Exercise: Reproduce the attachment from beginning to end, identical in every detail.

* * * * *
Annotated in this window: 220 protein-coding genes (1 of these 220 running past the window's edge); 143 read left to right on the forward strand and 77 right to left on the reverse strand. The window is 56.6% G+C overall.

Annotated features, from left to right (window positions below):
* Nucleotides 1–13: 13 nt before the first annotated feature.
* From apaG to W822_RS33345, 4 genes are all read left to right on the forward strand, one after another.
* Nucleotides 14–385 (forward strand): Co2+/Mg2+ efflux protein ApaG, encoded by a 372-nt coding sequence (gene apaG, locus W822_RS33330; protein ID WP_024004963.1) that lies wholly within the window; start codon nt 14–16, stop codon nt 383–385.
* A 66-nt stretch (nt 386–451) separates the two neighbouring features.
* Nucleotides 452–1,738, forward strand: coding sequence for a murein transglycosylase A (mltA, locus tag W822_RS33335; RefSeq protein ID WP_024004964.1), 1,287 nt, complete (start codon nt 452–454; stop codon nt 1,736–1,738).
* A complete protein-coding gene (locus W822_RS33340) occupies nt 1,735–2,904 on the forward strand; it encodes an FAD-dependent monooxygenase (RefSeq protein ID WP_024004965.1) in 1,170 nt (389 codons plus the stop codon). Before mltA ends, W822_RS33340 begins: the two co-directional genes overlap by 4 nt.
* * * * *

Annotated in this window: 220 protein-coding genes (1 of these 220 running past the window's edge); 143 read left to right on the forward strand and 77 right to left on the reverse strand. The window is 56.6% G+C overall.

Annotated features, from left to right (window positions below):
* Nucleotides 1–13: 13 nt before the first annotated feature.
* From apaG to W822_RS33345, 4 genes are all read left to right on the forward strand, one after another.
* Nucleotides 14–385 (forward strand): Co2+/Mg2+ efflux protein ApaG, encoded by a 372-nt coding sequence (gene apaG, locus W822_RS33330; protein ID WP_024004963.1) that lies wholly within the window; start codon nt 14–16, stop codon nt 383–385.
* A 66-nt stretch (nt 386–451) separates the two neighbouring features.
* Nucleotides 452–1,738, forward strand: coding sequence for a murein transglycosylase A (mltA, locus tag W822_RS33335; RefSeq protein ID WP_024004964.1), 1,287 nt, complete (start codon nt 452–454; stop codon nt 1,736–1,738).
* A complete protein-coding gene (locus W822_RS33340) occupies nt 1,735–2,904 on the forward strand; it encodes an FAD-dependent monooxygenase (RefSeq protein ID WP_024004965.1) in 1,170 nt (389 codons plus the stop codon). Before mltA ends, W822_RS33340 begins: the two co-directional genes overlap by 4 nt.